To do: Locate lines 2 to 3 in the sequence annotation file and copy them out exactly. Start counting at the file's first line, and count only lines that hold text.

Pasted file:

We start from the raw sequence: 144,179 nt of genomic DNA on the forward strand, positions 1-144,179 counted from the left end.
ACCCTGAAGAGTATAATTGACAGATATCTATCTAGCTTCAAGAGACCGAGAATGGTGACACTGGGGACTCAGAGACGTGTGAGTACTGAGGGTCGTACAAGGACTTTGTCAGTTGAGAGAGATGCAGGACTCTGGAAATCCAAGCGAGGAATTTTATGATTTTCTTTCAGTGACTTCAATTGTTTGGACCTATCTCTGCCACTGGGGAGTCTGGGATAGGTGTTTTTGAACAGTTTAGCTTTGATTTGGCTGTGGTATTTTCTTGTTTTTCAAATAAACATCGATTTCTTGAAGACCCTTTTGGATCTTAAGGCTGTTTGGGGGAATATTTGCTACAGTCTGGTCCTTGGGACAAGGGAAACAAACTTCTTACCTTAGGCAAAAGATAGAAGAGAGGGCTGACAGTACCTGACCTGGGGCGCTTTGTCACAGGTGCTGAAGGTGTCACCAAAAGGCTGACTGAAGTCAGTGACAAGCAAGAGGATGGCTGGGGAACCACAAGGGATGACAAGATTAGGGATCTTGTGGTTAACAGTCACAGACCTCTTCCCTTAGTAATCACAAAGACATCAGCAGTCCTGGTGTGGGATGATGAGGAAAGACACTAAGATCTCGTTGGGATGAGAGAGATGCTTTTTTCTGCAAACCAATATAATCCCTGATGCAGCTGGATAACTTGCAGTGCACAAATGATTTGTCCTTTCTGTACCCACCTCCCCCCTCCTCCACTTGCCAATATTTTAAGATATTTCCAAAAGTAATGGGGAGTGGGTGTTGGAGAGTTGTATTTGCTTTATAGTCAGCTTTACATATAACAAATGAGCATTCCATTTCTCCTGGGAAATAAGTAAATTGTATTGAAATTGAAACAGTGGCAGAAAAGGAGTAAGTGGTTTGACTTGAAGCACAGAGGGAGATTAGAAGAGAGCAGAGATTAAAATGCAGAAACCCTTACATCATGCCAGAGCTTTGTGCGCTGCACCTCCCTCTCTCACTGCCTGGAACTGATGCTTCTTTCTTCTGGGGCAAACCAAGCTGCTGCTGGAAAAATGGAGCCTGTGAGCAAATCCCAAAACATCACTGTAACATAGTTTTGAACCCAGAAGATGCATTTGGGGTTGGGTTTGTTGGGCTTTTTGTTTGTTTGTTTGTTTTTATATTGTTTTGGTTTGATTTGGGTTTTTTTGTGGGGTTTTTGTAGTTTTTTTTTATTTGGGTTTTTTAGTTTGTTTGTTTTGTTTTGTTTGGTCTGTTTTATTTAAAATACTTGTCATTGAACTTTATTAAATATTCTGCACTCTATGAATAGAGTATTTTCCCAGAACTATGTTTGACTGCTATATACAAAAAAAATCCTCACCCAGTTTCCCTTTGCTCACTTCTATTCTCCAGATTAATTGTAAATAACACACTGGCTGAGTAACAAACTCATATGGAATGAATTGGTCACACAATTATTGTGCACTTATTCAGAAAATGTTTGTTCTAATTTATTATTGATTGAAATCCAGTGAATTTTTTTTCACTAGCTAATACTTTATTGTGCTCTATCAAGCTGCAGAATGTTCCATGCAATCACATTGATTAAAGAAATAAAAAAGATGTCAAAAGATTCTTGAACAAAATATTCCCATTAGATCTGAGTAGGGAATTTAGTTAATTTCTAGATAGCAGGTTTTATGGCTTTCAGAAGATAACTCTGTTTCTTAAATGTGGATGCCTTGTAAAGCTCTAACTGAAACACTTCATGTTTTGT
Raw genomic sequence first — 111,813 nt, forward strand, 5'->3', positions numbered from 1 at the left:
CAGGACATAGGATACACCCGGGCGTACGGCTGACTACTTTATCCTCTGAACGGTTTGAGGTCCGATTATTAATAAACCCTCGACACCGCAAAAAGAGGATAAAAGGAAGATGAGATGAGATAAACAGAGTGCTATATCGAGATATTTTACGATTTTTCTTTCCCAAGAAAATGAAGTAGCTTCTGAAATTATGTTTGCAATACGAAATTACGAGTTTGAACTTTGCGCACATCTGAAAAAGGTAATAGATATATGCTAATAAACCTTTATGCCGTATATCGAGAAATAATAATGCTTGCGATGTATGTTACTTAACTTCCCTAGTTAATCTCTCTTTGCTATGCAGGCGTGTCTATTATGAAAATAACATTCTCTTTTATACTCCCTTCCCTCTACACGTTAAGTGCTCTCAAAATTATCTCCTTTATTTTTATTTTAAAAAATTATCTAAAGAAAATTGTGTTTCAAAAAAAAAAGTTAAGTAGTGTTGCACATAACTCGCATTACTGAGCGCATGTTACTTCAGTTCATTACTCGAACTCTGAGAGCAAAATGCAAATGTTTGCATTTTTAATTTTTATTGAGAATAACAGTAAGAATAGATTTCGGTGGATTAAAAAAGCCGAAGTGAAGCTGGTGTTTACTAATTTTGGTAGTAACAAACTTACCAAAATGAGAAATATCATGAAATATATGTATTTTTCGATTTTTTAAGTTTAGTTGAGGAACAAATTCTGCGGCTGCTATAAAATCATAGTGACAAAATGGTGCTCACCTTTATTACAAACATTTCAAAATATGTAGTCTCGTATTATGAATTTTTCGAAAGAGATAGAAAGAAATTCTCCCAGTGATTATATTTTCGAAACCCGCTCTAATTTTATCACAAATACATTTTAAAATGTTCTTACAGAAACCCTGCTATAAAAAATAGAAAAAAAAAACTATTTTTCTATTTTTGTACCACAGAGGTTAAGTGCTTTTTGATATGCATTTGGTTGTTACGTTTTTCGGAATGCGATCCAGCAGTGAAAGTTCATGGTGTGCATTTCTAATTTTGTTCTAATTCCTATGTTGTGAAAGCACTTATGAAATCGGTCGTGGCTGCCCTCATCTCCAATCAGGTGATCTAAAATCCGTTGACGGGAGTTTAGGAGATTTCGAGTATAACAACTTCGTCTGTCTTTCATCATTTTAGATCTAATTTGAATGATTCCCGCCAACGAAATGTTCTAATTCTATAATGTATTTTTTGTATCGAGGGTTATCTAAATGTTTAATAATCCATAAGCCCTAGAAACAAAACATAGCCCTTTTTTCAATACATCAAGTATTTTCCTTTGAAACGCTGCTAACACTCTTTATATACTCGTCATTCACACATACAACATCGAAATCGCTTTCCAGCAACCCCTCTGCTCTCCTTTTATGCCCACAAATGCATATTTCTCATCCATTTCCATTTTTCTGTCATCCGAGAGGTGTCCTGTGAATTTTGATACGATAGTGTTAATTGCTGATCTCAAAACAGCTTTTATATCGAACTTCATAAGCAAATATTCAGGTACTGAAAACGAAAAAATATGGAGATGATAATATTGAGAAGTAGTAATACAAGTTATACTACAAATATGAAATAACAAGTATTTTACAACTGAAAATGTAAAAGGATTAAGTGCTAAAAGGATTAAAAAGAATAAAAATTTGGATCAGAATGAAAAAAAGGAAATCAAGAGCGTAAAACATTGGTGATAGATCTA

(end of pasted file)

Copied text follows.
ACCCTGAAGAGTATAATTGACAGATATCTATCTAGCTTCAAGAGACCGAGAATGGTGACACTGGGGACTCAGAGACGTGTGAGTACTGAGGGTCGTACAAGGACTTTGTCAGTTGAGAGAGATGCAGGACTCTGGAAATCCAAGCGAGGAATTTTATGATTTTCTTTCAGTGACTTCAATTGTTTGGACCTATCTCTGCCACTGGGGAGTCTGGGATAGGTGTTTTTGAACAGTTTAGCTTTGATTTGGCTGTGGTATTTTCTTGTTTTTCAAATAAACATCGATTTCTTGAAGACCCTTTTGGATCTTAAGGCTGTTTGGGGGAATATTTGCTACAGTCTGGTCCTTGGGACAAGGGAAACAAACTTCTTACCTTAGGCAAAAGATAGAAGAGAGGGCTGACAGTACCTGACCTGGGGCGCTTTGTCACAGGTGCTGAAGGTGTCACCAAAAGGCTGACTGAAGTCAGTGACAAGCAAGAGGATGGCTGGGGAACCACAAGGGATGACAAGATTAGGGATCTTGTGGTTAACAGTCACAGACCTCTTCCCTTAGTAATCACAAAGACATCAGCAGTCCTGGTGTGGGATGATGAGGAAAGACACTAAGATCTCGTTGGGATGAGAGAGATGCTTTTTTCTGCAAACCAATATAATCCCTGATGCAGCTGGATAACTTGCAGTGCACAAATGATTTGTCCTTTCTGTACCCACCTCCCCCCTCCTCCACTTGCCAATATTTTAAGATATTTCCAAAAGTAATGGGGAGTGGGTGTTGGAGAGTTGTATTTGCTTTATAGTCAGCTTTACATATAACAAATGAGCATTCCATTTCTCCTGGGAAATAAGTAAATTGTATTGAAATTGAAACAGTGGCAGAAAAGGAGTAAGTGGTTTGACTTGAAGCACAGAGGGAGATTAGAAGAGAGCAGAGATTAAAATGCAGAAACCCTTACATCATGCCAGAGCTTTGTGCGCTGCACCTCCCTCTCTCACTGCCTGGAACTGATGCTTCTTTCTTCTGGGGCAAACCAAGCTGCTGCTGGAAAAATGGAGCCTGTGAGCAAATCCCAAAACATCACTGTAACATAGTTTTGAACCCAGAAGATGCATTTGGGGTTGGGTTTGTTGGGCTTTTTGTTTGTTTGTTTGTTTTTATATTGTTTTGGTTTGATTTGGGTTTTTTTGTGGGGTTTTTGTAGTTTTTTTTTATTTGGGTTTTTTAGTTTGTTTGTTTTGTTTTGTTTGGTCTGTTTTATTTAAAATACTTGTCATTGAACTTTATTAAATATTCTGCACTCTATGAATAGAGTATTTTCCCAGAACTATGTTTGACTGCTATATACAAAAAAAATCCTCACCCAGTTTCCCTTTGCTCACTTCTATTCTCCAGATTAATTGTAAATAACACACTGGCTGAGTAACAAACTCATATGGAATGAATTGGTCACACAATTATTGTGCACTTATTCAGAAAATGTTTGTTCTAATTTATTATTGATTGAAATCCAGTGAATTTTTTTTCACTAGCTAATACTTTATTGTGCTCTATCAAGCTGCAGAATGTTCCATGCAATCACATTGATTAAAGAAATAAAAAAGATGTCAAAAGATTCTTGAACAAAATATTCCCATTAGATCTGAGTAGGGAATTTAGTTAATTTCTAGATAGCAGGTTTTATGGCTTTCAGAAGATAACTCTGTTTCTTAAATGTGGATGCCTTGTAAAGCTCTAACTGAAACACTTCATGTTTTGT
Raw genomic sequence first — 111,813 nt, forward strand, 5'->3', positions numbered from 1 at the left: